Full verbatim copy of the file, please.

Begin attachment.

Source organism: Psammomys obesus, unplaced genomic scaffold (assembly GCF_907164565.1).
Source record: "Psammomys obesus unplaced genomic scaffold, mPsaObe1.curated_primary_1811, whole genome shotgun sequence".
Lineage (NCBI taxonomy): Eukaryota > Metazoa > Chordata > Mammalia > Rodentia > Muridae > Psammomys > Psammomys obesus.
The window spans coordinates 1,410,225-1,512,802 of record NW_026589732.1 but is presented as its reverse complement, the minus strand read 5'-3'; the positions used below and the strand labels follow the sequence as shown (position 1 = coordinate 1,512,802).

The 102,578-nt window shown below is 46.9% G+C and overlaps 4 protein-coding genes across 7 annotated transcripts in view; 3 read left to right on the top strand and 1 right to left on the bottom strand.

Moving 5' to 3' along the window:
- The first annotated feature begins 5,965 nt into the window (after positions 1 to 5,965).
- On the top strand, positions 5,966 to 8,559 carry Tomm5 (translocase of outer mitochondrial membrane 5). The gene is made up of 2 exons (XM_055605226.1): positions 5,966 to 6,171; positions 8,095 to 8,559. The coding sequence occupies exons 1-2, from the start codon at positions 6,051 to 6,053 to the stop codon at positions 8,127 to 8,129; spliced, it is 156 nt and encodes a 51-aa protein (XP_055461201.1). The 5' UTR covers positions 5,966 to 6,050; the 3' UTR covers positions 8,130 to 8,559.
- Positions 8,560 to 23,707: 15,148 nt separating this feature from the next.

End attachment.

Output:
Source organism: Psammomys obesus, unplaced genomic scaffold (assembly GCF_907164565.1).
Source record: "Psammomys obesus unplaced genomic scaffold, mPsaObe1.curated_primary_1811, whole genome shotgun sequence".
Lineage (NCBI taxonomy): Eukaryota > Metazoa > Chordata > Mammalia > Rodentia > Muridae > Psammomys > Psammomys obesus.
The window spans coordinates 1,410,225-1,512,802 of record NW_026589732.1 but is presented as its reverse complement, the minus strand read 5'-3'; the positions used below and the strand labels follow the sequence as shown (position 1 = coordinate 1,512,802).

The 102,578-nt window shown below is 46.9% G+C and overlaps 4 protein-coding genes across 7 annotated transcripts in view; 3 read left to right on the top strand and 1 right to left on the bottom strand.

Moving 5' to 3' along the window:
- The first annotated feature begins 5,965 nt into the window (after positions 1 to 5,965).
- On the top strand, positions 5,966 to 8,559 carry Tomm5 (translocase of outer mitochondrial membrane 5). The gene is made up of 2 exons (XM_055605226.1): positions 5,966 to 6,171; positions 8,095 to 8,559. The coding sequence occupies exons 1-2, from the start codon at positions 6,051 to 6,053 to the stop codon at positions 8,127 to 8,129; spliced, it is 156 nt and encodes a 51-aa protein (XP_055461201.1). The 5' UTR covers positions 5,966 to 6,050; the 3' UTR covers positions 8,130 to 8,559.
- Positions 8,560 to 23,707: 15,148 nt separating this feature from the next.